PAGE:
Check through some older posts from April if you need more info on molas, but in general, they are a layered fabric stitching technique that the Kuna women use to create blouses. They stitch a front and a back piece, then attach a lighter fabric for a neck and arms and below. Previously in our searches for molas in Panamá City and other parts of the country, we had only encountered the molas, but here where the Kuna live, most of the molas were in use, still attached to blouses.
In Kuna Yala, women would bring hangers, obviously from their closet, of blouses with the skirt that matched them, to sell. Several women were willing to separate the stitching on their blouses to sell us one of the molas that made them, but some weren't and insisted we take the entire blouse, with both molas.
In the dark after that sunset, we visited a small island near Carti Supu and, surrounded by fifteen people speaking rapid fire Kuna, under the light of a flashlight, we found several molas we liked, but the woman didn't want to separate the blouses. She insisted on selling the entire blouse, for only slightly more than we'd been willing to pay for just one side.
But that wasn't the craziest mola purchase we made. We had seen several molas we liked a lot at our cabaña, from the women in the family there. So we had set aside money for those molas, so we could purchase them at the end. But negotiations bogged down, and we thought we had lost the chance to buy them, some of the most impressive ones we'd seen, when she walked away.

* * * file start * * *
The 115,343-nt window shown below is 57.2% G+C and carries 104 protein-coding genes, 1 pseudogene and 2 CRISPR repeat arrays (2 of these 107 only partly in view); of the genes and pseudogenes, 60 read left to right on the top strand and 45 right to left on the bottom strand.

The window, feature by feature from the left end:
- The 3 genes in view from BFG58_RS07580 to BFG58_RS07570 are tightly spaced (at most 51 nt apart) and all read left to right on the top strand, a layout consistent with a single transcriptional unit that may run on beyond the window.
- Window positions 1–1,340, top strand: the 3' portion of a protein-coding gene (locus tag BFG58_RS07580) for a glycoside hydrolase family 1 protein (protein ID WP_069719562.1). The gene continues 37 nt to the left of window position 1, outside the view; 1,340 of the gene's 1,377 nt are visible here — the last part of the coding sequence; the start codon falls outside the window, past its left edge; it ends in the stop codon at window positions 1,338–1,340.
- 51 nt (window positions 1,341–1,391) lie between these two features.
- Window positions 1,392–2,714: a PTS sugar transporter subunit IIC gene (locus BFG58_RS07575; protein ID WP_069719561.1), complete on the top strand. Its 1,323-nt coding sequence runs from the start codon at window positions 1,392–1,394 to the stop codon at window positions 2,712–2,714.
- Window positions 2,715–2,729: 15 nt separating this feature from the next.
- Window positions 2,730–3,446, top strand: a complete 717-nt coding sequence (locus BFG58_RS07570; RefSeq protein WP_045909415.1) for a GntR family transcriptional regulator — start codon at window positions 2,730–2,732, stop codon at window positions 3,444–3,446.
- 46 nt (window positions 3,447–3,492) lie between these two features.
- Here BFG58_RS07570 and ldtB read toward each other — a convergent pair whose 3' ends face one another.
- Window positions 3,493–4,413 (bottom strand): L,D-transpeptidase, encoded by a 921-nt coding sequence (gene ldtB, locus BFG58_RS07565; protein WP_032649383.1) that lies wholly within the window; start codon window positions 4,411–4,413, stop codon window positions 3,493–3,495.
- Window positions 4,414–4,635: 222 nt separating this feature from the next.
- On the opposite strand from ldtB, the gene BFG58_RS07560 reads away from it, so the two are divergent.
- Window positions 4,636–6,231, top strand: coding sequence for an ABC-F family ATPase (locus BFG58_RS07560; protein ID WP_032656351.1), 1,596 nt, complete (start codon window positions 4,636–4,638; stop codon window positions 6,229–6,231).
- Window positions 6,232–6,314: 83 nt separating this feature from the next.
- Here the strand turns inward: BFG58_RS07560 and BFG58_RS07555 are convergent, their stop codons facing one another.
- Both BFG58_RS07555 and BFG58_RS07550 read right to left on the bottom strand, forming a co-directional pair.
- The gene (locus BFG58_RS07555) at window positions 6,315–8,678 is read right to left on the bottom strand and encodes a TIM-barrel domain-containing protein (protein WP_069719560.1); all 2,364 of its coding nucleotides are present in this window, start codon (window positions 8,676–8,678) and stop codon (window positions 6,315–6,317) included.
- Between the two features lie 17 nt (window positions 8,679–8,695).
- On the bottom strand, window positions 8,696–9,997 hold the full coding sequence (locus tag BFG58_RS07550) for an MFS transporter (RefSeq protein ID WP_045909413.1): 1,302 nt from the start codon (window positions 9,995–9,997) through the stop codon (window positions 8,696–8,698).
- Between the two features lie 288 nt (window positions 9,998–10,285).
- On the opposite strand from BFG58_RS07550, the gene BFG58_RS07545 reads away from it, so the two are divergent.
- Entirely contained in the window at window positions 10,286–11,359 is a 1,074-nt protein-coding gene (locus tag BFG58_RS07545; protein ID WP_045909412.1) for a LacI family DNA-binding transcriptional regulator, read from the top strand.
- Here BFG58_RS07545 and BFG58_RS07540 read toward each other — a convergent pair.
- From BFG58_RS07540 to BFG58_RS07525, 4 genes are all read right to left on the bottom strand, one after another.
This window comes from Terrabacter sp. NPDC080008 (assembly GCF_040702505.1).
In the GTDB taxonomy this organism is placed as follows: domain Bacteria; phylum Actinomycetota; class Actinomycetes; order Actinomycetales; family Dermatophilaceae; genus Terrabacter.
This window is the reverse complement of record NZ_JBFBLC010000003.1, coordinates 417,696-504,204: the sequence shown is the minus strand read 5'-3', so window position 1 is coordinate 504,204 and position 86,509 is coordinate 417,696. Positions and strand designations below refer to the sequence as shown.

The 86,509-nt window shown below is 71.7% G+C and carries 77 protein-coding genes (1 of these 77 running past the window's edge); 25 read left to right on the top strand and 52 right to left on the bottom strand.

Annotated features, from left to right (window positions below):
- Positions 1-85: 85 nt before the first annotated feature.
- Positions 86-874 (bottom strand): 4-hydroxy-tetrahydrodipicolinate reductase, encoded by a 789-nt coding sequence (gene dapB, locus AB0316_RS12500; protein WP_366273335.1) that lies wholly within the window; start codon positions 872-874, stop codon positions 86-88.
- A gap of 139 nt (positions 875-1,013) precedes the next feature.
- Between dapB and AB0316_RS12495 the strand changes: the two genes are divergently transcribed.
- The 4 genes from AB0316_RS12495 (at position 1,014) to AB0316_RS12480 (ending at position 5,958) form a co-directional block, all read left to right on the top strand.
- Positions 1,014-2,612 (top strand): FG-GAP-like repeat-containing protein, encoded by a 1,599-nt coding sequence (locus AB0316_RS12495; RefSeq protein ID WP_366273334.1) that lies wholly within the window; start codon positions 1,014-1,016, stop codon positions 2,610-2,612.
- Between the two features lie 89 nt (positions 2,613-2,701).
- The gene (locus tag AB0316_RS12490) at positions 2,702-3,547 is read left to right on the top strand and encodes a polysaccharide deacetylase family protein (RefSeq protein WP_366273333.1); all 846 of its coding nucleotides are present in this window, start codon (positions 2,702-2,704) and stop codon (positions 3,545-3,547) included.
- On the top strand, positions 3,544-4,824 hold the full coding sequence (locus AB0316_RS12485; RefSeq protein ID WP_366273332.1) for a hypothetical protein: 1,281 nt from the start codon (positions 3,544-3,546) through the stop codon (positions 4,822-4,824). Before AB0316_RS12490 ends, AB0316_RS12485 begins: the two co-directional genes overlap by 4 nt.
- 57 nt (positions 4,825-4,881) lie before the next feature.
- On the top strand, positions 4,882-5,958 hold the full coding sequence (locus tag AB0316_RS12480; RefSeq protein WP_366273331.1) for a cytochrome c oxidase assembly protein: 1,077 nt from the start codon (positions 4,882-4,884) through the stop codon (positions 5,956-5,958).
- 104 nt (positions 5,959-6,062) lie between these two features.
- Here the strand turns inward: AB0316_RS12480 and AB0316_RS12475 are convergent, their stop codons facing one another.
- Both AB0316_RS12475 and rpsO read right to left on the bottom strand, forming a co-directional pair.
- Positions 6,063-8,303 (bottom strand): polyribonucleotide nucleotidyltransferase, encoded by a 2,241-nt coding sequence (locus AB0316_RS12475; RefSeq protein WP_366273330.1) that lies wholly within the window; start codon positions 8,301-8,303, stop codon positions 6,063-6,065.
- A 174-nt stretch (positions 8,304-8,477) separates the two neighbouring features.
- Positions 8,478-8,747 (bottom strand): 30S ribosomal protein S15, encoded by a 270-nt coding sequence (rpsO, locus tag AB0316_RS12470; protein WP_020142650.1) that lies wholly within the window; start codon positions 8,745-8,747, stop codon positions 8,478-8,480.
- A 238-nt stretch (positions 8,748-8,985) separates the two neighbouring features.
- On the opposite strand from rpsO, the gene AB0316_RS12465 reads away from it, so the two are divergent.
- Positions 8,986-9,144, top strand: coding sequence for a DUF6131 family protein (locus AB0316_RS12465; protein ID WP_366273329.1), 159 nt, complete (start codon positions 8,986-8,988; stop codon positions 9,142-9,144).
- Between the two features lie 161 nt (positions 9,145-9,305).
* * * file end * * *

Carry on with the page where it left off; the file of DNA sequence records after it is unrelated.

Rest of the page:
But she came back. With several other blouses! And they were even more amazing.
(One of the late coming blouses, that forced us to reconsider what we wanted to purchase.)
(Closer look at the mola on the back side of the same blouse. Normally, the front and back are very closely related in pattern, but on this one, the patterns are not only different from each other, but dramatically different from most other molas we've seen.)
In the end, after looking closely at several and debating how much we could spend (being low on cash after paying twice what we'd planned for our housing, and now feeling like we wished we still had the money we spent buying the other molas on Carti Supu), they offered to have their son meet us at the airport in Panamá the next morning and we could use the ATM there to withdraw more money and finish paying for the ones we wanted. Which is what we did. What an amazing amount of trust. And what amazing workmanship.

(The sisters who crafted the molas. Initially we were interested in three molas from these two sisters, but we ended up with six. What shrewd barginers they are! The young girl is the daughter of the owner of our cabaña and on the volleyball team.)

We returned on a beautiful sunny morning in Kuna Yala, landing in pouring rain in Panama City. Our trip was a bit different from what we'd expected, but we enjoyed it, and we will have great memories, and momentos, for the next ten, and more, years!